The third pillar is that we wanted to be part of a new type of brand and business that is serving to explain sustainability. Regardless of consumer support for the environment, empathy often goes completely out the window at the point of purchase because there's a disconnect between this empathy and buying behavior, in part because of limited options but also because a lack of understanding around what exactly sustainability means. That’s why we’re trying to do our absolute best to try and explain it along the way.
How do you approach the sustainability challenges of a global supply chain?
One of the ways we’re working to understand the impact of our materials is through certifications – they’re incredibly important for us. In the case of wool, we can't be on every farm to see and understand things like animal welfare and land use – that’s why we lean heavily on a certification program called ZQ. Likewise, we rely on Forest Stewardship Council certification, which makes sure that the trees we use for our shoes are harvested ethically.
We’re also conducting “life cycle analyses” of our supply chain. Our first analysis, for wool, was incredibly insightful. But after just completing our second one, we’ve come to terms with the fact that this is a cumbersome, expensive, and time consuming process. That’s why we developed an internal tool that allows us to accelerate the analyses and develop quick estimates that guide our decision making throughout the supply chain.
We’re finding that this lets us bring sustainability into the product and innovation process from the beginning. Part of the ability that we have as a small business with 130 people is that we can move fast and try and innovate both in the products we make and how we make them.
What did you learn from the life cycle assessments?
The most interesting thing to me is that in the footwear industry, no one else really seemed to have done this. We could find very few examples of life cycle assessments for footwear, and what we did find was hard to verify. So we really felt like we were starting again, which was both a challenge and an opportunity.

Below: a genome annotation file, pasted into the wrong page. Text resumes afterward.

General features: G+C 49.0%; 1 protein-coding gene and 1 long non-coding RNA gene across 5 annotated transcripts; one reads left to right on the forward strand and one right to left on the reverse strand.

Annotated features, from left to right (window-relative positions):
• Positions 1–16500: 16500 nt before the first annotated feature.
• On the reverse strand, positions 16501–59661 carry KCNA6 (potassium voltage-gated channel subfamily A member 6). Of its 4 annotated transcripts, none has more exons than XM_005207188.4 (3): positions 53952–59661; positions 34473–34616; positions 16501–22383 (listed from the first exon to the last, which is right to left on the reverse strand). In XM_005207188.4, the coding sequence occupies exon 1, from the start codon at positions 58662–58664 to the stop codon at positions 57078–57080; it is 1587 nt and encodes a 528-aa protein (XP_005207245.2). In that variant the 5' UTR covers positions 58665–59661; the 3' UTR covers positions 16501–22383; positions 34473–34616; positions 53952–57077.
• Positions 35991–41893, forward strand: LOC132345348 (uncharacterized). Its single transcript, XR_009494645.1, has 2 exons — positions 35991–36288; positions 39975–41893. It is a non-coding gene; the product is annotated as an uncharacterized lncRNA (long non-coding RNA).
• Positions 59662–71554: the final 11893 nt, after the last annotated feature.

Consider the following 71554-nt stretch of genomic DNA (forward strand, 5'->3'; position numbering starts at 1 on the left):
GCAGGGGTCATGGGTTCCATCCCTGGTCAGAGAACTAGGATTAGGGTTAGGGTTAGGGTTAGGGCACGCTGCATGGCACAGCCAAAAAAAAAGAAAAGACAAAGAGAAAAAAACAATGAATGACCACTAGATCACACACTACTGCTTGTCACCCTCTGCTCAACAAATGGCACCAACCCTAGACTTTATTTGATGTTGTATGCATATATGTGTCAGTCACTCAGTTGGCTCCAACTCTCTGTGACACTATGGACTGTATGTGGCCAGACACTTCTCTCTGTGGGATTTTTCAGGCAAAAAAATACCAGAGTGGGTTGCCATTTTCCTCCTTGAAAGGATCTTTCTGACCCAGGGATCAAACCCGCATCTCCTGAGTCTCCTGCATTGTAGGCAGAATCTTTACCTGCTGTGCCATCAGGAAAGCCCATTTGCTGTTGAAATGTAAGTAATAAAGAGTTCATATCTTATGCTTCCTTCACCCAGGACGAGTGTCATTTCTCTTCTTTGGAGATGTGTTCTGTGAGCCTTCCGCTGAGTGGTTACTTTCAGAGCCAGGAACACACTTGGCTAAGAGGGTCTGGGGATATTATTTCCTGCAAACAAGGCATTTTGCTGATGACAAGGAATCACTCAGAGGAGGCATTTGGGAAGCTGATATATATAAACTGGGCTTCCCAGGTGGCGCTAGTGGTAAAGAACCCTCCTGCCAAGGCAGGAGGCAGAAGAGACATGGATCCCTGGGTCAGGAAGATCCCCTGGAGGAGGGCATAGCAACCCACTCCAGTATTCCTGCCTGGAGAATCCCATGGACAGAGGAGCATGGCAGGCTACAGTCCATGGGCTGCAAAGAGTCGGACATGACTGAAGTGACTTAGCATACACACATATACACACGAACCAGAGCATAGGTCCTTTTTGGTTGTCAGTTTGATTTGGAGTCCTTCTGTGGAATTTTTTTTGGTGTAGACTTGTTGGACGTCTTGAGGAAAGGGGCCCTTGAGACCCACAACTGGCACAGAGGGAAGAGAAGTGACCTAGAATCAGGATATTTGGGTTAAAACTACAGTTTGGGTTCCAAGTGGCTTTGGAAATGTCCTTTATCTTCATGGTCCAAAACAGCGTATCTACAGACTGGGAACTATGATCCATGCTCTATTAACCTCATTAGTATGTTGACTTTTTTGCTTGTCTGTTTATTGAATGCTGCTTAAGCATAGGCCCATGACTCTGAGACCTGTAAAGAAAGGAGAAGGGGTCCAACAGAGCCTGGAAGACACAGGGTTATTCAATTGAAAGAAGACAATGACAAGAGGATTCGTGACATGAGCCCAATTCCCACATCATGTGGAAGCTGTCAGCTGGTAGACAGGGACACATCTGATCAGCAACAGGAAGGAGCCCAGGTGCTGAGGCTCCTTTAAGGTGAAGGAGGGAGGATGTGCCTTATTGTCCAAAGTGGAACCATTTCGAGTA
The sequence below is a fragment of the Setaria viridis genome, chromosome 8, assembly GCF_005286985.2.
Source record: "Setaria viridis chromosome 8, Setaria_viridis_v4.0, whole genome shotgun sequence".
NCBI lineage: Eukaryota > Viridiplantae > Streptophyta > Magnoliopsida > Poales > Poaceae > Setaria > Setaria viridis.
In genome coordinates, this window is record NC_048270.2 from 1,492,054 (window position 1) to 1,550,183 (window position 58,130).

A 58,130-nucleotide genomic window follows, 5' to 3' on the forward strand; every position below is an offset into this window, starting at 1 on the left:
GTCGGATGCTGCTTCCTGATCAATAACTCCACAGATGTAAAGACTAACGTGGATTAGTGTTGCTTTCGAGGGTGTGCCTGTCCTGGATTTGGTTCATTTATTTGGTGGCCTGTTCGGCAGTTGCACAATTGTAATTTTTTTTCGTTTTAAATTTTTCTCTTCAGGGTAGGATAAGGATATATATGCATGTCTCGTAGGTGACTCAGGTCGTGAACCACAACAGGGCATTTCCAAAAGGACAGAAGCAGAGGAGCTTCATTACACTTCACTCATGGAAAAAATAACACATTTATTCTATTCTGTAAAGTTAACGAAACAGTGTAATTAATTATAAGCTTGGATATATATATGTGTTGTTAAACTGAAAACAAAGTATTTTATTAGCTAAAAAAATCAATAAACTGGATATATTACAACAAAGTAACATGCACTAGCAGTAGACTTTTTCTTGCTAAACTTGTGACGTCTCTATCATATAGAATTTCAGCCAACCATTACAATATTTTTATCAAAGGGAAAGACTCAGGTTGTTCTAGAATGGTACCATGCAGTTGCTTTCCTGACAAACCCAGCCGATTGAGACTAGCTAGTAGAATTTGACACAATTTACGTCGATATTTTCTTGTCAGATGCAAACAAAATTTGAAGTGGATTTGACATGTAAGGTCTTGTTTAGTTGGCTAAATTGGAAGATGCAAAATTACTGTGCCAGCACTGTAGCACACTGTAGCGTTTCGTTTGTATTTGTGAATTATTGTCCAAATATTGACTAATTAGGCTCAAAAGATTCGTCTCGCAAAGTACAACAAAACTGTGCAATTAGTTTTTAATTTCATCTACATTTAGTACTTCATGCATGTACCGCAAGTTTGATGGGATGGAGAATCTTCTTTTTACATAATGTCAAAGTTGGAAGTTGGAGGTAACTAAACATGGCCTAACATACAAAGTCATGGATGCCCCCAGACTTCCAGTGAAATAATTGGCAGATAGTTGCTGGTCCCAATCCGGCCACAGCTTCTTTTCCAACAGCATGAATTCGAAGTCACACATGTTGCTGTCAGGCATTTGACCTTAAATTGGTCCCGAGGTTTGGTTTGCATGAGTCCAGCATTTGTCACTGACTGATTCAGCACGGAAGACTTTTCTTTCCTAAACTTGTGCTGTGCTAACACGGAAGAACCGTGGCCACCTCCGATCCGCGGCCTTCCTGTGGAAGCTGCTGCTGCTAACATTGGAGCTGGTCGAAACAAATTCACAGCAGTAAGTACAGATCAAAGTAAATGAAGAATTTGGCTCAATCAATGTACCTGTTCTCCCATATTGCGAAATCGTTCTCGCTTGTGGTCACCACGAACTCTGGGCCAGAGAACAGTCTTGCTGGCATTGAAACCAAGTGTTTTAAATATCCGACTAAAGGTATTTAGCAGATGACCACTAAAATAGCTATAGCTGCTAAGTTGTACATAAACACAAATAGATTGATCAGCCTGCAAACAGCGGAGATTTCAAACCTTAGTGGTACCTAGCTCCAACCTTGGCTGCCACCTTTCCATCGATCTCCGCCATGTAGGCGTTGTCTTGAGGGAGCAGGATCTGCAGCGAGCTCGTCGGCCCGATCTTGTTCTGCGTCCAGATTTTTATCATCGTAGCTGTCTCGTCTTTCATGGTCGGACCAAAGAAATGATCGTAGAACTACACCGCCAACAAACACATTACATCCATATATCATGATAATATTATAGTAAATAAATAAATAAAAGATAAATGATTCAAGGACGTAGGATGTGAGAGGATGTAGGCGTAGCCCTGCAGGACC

But they helped us uncover simple things, like, for example, the energy usage in the places you manufacture your products has an enormous impact on your environmental footprint. For example, if you moved manufacturing from China, which relies heavily on coal, to Vietnam, where there is more of an emphasis on hydroelectricity, that can lower your footprint significantly. The same goes for method of shipping.
We’re only in the first or second innings of understanding our full impact, but some of the early lessons have helped set us in a more sustainable direction.
Are you planning on sharing the LCA tool with other startups to help them assess their own materials and supply chains?
Well, before we start screaming from the rooftops that we have all the answers, we need to truly understand how it can be used. But, yes, absolutely we are open to sharing the tool.
Sustainability best practices are better done when they’re shared. For example with SweetFoam™, our sugarcane-material innovation that just launched last week, we've worked in partnership with an enormous green-energy company in Brazil that has invested millions of dollars in allowing us to make a sugarcane-based EVA, which is one of the most commonly used materials in footwear.